The beginning of the third saw a cleaner approach from Tampa Bay, but Boston was still dangerous in small spurts. The forechecking and neutral zone pressure that Tampa Bay displayed during the latter half of the opening period started to come back and thanks to the work of Dan Girardi and Alex Killorn, Mathieu Joseph was able to break the tie.

Now, I don’t know exactly understand how Brandon Carlo lost this puck, but that’s what Girardi took advantage of here. He taps the puck toward an area that Killorn can retrieve it and from there Killorn makes the nifty pass to Joseph—who no one on Boston’s side even picked up. Torey Krug plays the two-on-one like Joseph is diagonally away from him. He never notices Joseph going past him and by the time he realizes it the puck is through his legs, on Joseph’s stick, and shortly after in the net. This is Tampa Bay taking advantage of chances the present themselves. There’s a reason they’re the highest scoring team in the league, and the ability to capitalize on plays like this are one of them.

Jon Cooper provided some insight into how Joseph has played this season, “Jo is a little bit more of a wildcard in the sense this is his first time in the league and trying to find his way, but clearly he’s getting a little more acclimated knowing what he can and can’t do, and [on] both sides of the puck he’s playing better and pucks are going in for him.”

Joseph was a long shot for many make the team during preseason, but Cooper rebuked that, “I’m not sure you can make that statement. There’s a lot of guys like that. It’s a deep team up front, but he had some attributes that we liked and he earned it.” Regardless of the optics, Joseph has been an integral part of the Lightning offense and his speed and tenacity on the forecheck provides another layer opposing teams have to deal with.

Shortly after Joseph’s goal, Mikhail Sergachev thought he scored his first of the season, but his shot bounced off the corner of the crossbar and out of the net. Boston came right back down the ice and pressured Tampa Bay. This led to an untimely penalty by Louis Domingue, a delay of game for clearing the puck over the glass (still the dumbest penalty in hockey). So, off to the penalty kill once again for the Lightning.

You can’t draw up a better way to start a penalty kill. Steven Stamkos loses his stick, blocks a shot, swats the puck out of the zone where a Bruins defender can’t control it, and Anthony Cirelli out races David Pastrnak and Brad Marchand to give Tampa Bay a two-goal cushion early in the third. It’s great to see this one go in for Cirelli. He’s had a few of these shorthanded chances and aside from his first of the season, he’s had rotten luck.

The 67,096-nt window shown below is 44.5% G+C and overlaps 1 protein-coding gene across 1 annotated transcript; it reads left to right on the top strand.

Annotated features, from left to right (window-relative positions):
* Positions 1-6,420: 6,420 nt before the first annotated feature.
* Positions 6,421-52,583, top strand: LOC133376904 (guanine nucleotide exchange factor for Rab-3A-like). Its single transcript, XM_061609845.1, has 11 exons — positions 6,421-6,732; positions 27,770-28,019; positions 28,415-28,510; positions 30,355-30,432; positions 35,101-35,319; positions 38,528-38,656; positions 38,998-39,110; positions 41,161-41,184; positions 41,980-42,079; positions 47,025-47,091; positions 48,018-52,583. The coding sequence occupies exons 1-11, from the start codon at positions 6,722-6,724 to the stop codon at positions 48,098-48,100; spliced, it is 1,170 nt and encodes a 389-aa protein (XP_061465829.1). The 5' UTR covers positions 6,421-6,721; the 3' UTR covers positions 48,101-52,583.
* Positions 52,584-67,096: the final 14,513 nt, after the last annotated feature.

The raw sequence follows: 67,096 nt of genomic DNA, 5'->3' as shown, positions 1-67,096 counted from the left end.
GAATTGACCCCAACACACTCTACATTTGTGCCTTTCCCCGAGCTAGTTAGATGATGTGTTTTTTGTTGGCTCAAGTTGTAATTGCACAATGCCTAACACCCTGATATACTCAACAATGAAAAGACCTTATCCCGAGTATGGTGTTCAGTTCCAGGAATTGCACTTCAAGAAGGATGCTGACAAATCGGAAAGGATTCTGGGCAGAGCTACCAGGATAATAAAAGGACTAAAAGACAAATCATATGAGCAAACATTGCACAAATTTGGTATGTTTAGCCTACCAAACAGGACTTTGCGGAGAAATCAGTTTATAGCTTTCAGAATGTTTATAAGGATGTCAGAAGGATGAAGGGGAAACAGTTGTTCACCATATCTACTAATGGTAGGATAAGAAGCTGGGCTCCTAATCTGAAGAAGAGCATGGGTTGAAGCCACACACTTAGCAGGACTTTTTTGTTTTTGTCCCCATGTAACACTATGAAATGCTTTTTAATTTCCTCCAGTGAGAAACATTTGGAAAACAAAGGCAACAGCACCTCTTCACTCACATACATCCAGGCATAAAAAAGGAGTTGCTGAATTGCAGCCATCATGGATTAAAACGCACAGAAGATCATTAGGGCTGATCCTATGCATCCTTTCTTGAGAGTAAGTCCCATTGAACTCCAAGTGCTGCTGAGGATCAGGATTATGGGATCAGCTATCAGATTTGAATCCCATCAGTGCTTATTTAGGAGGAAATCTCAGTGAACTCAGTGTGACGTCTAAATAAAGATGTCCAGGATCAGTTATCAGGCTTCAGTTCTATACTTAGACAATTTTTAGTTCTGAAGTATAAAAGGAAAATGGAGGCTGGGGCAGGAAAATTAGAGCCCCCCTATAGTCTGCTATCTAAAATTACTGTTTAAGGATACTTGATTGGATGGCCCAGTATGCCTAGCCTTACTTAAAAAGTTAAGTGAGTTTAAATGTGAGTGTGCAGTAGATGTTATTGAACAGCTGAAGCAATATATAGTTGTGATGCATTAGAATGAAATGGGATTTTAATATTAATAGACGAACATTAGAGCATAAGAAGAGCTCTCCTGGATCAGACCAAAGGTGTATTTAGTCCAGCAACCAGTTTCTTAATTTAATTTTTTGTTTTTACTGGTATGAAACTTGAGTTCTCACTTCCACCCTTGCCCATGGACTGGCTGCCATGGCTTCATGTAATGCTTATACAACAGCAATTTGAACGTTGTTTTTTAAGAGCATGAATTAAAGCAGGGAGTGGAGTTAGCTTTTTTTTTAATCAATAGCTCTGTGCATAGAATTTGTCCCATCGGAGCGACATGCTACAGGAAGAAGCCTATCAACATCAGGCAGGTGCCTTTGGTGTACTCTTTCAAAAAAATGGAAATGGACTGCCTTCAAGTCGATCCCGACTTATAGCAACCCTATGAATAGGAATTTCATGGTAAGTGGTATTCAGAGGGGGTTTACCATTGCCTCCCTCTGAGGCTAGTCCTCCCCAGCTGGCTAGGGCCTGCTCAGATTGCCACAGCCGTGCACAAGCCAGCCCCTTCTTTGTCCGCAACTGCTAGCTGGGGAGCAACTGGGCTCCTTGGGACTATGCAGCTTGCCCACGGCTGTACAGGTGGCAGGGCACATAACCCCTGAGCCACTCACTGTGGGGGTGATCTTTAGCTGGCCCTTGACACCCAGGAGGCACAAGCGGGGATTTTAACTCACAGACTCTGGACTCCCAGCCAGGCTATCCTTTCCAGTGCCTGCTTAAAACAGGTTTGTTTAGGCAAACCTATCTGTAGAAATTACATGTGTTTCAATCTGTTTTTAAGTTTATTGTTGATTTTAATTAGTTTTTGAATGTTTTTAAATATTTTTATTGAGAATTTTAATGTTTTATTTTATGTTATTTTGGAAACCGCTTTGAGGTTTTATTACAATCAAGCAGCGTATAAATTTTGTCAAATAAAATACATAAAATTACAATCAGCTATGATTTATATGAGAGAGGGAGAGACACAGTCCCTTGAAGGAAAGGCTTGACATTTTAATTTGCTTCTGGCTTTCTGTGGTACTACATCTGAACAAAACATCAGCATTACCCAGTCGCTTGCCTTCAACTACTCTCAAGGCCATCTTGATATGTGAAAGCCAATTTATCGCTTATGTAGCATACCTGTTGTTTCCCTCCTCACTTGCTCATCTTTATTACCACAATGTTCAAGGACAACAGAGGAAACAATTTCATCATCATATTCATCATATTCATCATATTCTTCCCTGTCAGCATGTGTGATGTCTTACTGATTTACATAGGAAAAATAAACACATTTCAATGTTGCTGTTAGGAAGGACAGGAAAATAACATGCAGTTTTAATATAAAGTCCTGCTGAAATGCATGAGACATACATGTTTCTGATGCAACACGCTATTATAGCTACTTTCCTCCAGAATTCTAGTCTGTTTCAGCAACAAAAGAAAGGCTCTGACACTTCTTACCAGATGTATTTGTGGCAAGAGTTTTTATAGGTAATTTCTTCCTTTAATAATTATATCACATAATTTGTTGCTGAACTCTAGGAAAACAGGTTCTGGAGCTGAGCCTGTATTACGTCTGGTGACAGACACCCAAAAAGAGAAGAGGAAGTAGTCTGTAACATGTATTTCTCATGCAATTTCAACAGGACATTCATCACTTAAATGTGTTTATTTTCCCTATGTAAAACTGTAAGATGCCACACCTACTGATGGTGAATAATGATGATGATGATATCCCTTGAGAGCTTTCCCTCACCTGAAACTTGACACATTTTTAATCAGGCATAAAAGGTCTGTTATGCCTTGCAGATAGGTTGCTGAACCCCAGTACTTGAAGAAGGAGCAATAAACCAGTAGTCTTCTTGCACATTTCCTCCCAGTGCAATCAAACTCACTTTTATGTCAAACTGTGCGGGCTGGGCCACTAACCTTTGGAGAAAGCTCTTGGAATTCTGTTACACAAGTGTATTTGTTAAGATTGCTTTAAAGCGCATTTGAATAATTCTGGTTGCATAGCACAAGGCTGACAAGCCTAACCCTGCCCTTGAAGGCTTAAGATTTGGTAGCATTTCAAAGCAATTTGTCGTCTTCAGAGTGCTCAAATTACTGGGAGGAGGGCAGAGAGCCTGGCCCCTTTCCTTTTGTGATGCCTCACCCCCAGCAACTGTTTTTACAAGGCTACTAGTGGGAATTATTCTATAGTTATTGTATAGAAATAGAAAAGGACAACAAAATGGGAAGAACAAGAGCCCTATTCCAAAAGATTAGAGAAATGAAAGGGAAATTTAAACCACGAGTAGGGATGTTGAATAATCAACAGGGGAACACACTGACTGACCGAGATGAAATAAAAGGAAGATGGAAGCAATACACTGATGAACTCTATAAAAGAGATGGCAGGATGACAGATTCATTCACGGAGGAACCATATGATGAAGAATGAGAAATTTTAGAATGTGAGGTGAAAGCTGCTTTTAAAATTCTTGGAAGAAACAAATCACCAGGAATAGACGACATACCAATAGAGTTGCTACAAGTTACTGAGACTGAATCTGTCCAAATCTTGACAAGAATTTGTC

The remaining 15 minutes of the period saw both teams control play and generate chances, but the ice wouldn’t tilt until the latter stages of regulation. Boston pulled Rask with a little over two minutes left and finally broke through Domingue.

Good faceoff, good pass, good shot, good screen, and good goal. Domingue was never able to track this shot and that’s due to Boston blocking his vision. Gotta give credit where credit is due.

The Bruins continued to push for the remaining minute of the game, but were unable to break through for the tying goal. As great as Joseph, Cirelli, Point, Kucherov, and the rest of the forwards were, this game was Louis Domingue stepping up with some clutch saves when needed. The Pastrnak breakaway was the biggest one, but make no mistake, Domingue was the biggest reason Boston only scored two goals this evening.

The Good

Ostensibly Obnoxious Offense

Tampa Bay has scored 117 goals this season. Take away NHL.com’s ridiculous shootout winning goal and that drops their total to 115. Still, 115 goals in 30 games is absurdly good. On a per game average, that is 3.83 goals. The next closest team is Toronto at 106. The Lightning have scored three or more goals in their last five games, and have done so in 23 of their 30 games this season (excuse me while I laugh at that absurdity).

I made a tweet earlier in the week that Tampa Bay has effectively scored themselves out of trouble since Domingue took over the starting role, and that still rings true (the goals against is 2.9 through 30 games), but if Tampa Bay can keep this up until Andrei Vasilevskiy returns, then the Lightning should be in fine shape moving forward.

At least until their yearly slump in January...

The Bad

Second Period

The Whatever

What a beauty of a hit.